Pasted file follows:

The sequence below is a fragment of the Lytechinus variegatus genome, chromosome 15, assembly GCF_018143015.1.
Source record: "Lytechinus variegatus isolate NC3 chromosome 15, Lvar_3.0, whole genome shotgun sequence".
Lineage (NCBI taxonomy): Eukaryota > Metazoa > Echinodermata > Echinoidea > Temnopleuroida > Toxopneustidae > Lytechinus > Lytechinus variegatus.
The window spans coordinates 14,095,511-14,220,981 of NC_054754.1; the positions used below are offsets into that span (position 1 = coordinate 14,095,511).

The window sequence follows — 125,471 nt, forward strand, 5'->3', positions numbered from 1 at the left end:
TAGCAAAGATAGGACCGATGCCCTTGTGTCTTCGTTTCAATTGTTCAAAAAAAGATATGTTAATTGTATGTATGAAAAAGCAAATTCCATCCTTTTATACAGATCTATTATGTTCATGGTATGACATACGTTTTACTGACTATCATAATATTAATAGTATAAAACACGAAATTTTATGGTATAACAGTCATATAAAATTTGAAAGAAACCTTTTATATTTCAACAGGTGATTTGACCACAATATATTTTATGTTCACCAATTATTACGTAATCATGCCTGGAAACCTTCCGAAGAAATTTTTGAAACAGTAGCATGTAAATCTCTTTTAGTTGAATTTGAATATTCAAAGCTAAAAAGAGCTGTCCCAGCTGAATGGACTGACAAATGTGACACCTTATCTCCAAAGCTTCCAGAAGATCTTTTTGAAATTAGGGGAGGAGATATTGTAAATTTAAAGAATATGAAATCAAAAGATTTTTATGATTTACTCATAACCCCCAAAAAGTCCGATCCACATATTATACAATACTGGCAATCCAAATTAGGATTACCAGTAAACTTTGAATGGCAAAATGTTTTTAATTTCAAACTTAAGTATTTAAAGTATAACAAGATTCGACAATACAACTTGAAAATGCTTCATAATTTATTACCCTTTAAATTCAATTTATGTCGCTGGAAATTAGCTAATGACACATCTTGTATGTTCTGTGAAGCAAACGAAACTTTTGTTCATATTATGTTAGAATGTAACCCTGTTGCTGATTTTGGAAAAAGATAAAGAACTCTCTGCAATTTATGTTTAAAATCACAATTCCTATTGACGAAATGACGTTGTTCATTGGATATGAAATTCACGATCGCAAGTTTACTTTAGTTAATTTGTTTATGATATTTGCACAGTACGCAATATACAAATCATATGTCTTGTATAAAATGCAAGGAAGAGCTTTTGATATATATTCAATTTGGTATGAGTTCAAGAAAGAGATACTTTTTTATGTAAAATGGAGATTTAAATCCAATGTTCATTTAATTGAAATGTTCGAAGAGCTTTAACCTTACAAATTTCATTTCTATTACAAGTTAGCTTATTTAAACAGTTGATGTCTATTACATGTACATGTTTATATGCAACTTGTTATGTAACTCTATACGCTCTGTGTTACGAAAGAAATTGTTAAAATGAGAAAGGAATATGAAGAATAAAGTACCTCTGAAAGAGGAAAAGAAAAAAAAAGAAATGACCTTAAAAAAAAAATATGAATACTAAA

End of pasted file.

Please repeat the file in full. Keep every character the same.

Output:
The sequence below is a fragment of the Lytechinus variegatus genome, chromosome 15, assembly GCF_018143015.1.
Source record: "Lytechinus variegatus isolate NC3 chromosome 15, Lvar_3.0, whole genome shotgun sequence".
Lineage (NCBI taxonomy): Eukaryota > Metazoa > Echinodermata > Echinoidea > Temnopleuroida > Toxopneustidae > Lytechinus > Lytechinus variegatus.
The window spans coordinates 14,095,511-14,220,981 of NC_054754.1; the positions used below are offsets into that span (position 1 = coordinate 14,095,511).

The window sequence follows — 125,471 nt, forward strand, 5'->3', positions numbered from 1 at the left end:
TAGCAAAGATAGGACCGATGCCCTTGTGTCTTCGTTTCAATTGTTCAAAAAAAGATATGTTAATTGTATGTATGAAAAAGCAAATTCCATCCTTTTATACAGATCTATTATGTTCATGGTATGACATACGTTTTACTGACTATCATAATATTAATAGTATAAAACACGAAATTTTATGGTATAACAGTCATATAAAATTTGAAAGAAACCTTTTATATTTCAACAGGTGATTTGACCACAATATATTTTATGTTCACCAATTATTACGTAATCATGCCTGGAAACCTTCCGAAGAAATTTTTGAAACAGTAGCATGTAAATCTCTTTTAGTTGAATTTGAATATTCAAAGCTAAAAAGAGCTGTCCCAGCTGAATGGACTGACAAATGTGACACCTTATCTCCAAAGCTTCCAGAAGATCTTTTTGAAATTAGGGGAGGAGATATTGTAAATTTAAAGAATATGAAATCAAAAGATTTTTATGATTTACTCATAACCCCCAAAAAGTCCGATCCACATATTATACAATACTGGCAATCCAAATTAGGATTACCAGTAAACTTTGAATGGCAAAATGTTTTTAATTTCAAACTTAAGTATTTAAAGTATAACAAGATTCGACAATACAACTTGAAAATGCTTCATAATTTATTACCCTTTAAATTCAATTTATGTCGCTGGAAATTAGCTAATGACACATCTTGTATGTTCTGTGAAGCAAACGAAACTTTTGTTCATATTATGTTAGAATGTAACCCTGTTGCTGATTTTGGAAAAAGATAAAGAACTCTCTGCAATTTATGTTTAAAATCACAATTCCTATTGACGAAATGACGTTGTTCATTGGATATGAAATTCACGATCGCAAGTTTACTTTAGTTAATTTGTTTATGATATTTGCACAGTACGCAATATACAAATCATATGTCTTGTATAAAATGCAAGGAAGAGCTTTTGATATATATTCAATTTGGTATGAGTTCAAGAAAGAGATACTTTTTTATGTAAAATGGAGATTTAAATCCAATGTTCATTTAATTGAAATGTTCGAAGAGCTTTAACCTTACAAATTTCATTTCTATTACAAGTTAGCTTATTTAAACAGTTGATGTCTATTACATGTACATGTTTATATGCAACTTGTTATGTAACTCTATACGCTCTGTGTTACGAAAGAAATTGTTAAAATGAGAAAGGAATATGAAGAATAAAGTACCTCTGAAAGAGGAAAAGAAAAAAAAAGAAATGACCTTAAAAAAAAAATATGAATACTAAA